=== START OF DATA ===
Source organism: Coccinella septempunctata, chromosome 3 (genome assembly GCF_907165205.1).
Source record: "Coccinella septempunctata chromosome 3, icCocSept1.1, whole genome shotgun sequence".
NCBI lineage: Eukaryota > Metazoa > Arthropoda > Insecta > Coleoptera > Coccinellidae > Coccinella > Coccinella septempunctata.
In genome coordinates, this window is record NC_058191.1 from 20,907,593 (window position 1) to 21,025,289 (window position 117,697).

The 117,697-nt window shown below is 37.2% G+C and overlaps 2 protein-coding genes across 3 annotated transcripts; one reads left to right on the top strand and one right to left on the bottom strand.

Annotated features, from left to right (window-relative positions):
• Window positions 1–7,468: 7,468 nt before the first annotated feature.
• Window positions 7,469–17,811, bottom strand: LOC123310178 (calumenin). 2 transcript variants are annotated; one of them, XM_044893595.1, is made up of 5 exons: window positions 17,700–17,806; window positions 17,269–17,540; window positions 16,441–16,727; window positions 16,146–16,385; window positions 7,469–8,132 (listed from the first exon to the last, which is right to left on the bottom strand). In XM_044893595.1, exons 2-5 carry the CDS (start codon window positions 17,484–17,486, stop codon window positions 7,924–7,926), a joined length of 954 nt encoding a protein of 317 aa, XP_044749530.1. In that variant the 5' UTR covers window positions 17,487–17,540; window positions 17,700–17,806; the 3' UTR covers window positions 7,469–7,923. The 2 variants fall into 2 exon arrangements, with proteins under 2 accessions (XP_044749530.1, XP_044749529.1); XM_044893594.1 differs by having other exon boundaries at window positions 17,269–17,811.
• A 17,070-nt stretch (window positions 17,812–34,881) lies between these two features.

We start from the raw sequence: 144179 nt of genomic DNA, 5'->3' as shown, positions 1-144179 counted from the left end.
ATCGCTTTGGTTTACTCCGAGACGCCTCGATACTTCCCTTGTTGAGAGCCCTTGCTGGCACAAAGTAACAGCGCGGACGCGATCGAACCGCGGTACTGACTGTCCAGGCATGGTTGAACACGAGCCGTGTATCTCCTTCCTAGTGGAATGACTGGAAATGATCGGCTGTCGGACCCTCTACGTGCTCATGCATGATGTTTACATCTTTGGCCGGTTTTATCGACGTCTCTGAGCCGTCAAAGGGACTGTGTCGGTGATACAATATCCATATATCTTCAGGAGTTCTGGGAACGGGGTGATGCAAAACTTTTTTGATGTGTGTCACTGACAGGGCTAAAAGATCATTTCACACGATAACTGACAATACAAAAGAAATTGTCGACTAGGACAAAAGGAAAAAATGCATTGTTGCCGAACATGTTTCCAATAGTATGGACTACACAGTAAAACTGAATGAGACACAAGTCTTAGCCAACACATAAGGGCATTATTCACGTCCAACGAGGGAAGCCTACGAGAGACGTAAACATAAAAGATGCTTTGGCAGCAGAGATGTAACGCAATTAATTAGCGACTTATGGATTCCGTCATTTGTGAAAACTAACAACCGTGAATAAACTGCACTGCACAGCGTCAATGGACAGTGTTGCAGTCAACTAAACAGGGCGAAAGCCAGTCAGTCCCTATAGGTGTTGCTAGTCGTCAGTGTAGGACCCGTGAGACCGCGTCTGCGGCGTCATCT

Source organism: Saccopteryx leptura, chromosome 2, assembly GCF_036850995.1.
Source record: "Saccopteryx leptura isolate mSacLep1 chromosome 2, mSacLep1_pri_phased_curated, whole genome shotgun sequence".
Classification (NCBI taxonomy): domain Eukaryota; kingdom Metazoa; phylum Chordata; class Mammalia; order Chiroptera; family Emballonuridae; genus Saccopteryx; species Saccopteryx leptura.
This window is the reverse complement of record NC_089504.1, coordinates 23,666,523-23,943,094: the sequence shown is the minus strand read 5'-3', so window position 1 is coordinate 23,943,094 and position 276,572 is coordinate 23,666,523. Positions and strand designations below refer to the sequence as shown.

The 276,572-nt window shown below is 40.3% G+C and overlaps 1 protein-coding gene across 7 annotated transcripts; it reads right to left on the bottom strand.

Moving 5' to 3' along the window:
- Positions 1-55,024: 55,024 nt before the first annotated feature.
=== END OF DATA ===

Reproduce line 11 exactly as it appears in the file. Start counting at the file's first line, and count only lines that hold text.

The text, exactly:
ATCGCTTTGGTTTACTCCGAGACGCCTCGATACTTCCCTTGTTGAGAGCCCTTGCTGGCACAAAGTAACAGCGCGGACGCGATCGAACCGCGGTACTGACTGTCCAGGCATGGTTGAACACGAGCCGTGTATCTCCTTCCTAGTGGAATGACTGGAAATGATCGGCTGTCGGACCCTCTACGTGCTCATGCATGATGTTTACATCTTTGGCCGGTTTTATCGACGTCTCTGAGCCGTCAAAGGGACTGTGTCGGTGATACAATATCCATATATCTTCAGGAGTTCTGGGAACGGGGTGATGCAAAACTTTTTTGATGTGTGTCACTGACAGGGCTAAAAGATCATTTCACACGATAACTGACAATACAAAAGAAATTGTCGACTAGGACAAAAGGAAAAAATGCATTGTTGCCGAACATGTTTCCAATAGTATGGACTACACAGTAAAACTGAATGAGACACAAGTCTTAGCCAACACATAAGGGCATTATTCACGTCCAACGAGGGAAGCCTACGAGAGACGTAAACATAAAAGATGCTTTGGCAGCAGAGATGTAACGCAATTAATTAGCGACTTATGGATTCCGTCATTTGTGAAAACTAACAACCGTGAATAAACTGCACTGCACAGCGTCAATGGACAGTGTTGCAGTCAACTAAACAGGGCGAAAGCCAGTCAGTCCCTATAGGTGTTGCTAGTCGTCAGTGTAGGACCCGTGAGACCGCGTCTGCGGCGTCATCT